Most people who don't work in the news business have no idea where the stories they read/hear/see come from... Perhaps you assume the stories come from a wire service, like the Associated Press. OK, but where does the AP get its stories? The answer, mostly, is from newspapers.
That's bad news, because newspapers are dying, and many are on life support... The internet is largely responsible for the dead-tree demise, and how's that for irony? Once the papers go, news sites and blogs around the world are going to have to come up with another way to get content, because on the media food chain, newspapers feed all of us... There would be no Drudge Report without newspapers. No NBC Nightly News. No Paul Harvey. No "Life On The Beach".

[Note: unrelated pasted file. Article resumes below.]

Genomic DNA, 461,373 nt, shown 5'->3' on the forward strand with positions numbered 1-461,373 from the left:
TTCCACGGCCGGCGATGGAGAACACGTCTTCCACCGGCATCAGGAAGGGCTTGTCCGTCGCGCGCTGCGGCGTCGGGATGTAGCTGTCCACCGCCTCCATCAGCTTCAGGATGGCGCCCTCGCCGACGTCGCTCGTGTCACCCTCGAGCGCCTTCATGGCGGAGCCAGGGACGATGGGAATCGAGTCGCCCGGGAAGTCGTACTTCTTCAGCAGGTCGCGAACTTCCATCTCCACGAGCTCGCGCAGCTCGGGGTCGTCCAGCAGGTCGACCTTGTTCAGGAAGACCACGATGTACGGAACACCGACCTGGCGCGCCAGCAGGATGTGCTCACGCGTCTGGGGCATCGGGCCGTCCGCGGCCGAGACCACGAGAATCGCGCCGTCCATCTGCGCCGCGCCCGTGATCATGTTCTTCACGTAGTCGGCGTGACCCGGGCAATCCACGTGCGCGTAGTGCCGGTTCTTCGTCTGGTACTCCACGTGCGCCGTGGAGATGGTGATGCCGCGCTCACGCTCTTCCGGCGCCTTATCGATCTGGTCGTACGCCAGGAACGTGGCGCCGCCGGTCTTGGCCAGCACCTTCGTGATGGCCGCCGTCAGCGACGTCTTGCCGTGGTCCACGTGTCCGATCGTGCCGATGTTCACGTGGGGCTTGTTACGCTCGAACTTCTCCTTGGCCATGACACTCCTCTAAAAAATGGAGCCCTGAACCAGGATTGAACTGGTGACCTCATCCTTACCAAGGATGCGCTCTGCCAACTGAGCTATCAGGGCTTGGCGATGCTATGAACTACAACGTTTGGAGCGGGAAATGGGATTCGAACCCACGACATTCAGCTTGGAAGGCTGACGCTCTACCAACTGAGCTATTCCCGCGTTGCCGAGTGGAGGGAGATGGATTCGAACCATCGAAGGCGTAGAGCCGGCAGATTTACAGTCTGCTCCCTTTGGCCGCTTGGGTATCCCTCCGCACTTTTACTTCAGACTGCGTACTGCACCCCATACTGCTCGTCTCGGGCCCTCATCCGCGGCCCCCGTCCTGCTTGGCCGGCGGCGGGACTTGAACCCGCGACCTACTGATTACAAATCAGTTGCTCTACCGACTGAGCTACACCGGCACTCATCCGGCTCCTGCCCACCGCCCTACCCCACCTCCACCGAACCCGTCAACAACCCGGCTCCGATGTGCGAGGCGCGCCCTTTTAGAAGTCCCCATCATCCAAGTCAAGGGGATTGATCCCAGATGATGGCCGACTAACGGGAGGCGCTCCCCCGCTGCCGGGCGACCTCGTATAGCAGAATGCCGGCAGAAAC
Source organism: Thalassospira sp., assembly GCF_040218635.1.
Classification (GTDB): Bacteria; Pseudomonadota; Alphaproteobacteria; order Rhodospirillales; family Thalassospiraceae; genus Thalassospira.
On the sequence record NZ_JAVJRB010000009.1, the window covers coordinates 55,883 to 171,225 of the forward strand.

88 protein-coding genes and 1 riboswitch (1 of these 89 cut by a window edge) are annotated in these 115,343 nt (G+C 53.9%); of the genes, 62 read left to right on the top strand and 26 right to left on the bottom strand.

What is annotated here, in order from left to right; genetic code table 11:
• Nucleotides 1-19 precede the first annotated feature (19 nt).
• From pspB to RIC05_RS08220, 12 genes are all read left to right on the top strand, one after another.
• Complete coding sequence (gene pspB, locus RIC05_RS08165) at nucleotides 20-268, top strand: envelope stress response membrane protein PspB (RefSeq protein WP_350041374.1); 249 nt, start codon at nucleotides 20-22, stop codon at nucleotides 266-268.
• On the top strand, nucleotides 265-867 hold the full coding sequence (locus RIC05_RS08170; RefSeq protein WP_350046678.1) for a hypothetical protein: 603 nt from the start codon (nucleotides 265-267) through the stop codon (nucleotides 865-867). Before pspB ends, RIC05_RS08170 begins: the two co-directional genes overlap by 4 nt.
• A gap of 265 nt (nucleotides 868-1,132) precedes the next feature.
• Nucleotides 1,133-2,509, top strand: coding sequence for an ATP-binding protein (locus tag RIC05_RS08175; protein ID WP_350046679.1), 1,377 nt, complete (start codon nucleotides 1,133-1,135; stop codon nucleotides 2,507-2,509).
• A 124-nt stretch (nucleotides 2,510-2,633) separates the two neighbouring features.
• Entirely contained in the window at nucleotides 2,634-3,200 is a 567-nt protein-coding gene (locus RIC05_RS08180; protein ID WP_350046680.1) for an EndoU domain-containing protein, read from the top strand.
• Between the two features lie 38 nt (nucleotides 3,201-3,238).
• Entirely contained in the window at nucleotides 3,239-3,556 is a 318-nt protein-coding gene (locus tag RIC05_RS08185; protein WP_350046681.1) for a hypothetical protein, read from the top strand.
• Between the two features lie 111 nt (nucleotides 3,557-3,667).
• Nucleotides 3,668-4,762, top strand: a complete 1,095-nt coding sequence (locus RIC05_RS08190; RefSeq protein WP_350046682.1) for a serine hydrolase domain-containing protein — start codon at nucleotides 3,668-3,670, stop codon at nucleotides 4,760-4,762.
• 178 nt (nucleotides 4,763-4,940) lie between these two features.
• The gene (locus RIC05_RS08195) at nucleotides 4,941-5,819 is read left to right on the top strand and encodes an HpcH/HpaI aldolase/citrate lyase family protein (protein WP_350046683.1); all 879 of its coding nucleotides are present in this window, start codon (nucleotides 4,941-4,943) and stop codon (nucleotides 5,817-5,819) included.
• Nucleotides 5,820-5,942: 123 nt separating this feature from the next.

If newspapers cease to provide news content, it's possible that broadcast journalism could make a comeback, although I'm not holding my breath. TV and Radio news outlets have become dependent on ripping and reading stories that other companies have paid to produce, and a business model based on actually producing news does not jibe with the bottom line. This kind of thinking is what left me "on the beach" to begin with.
This article from Variety does a great job of explaining how the news business works, and I highly recommend you read it. After all - who knows how much longer Variety will be around?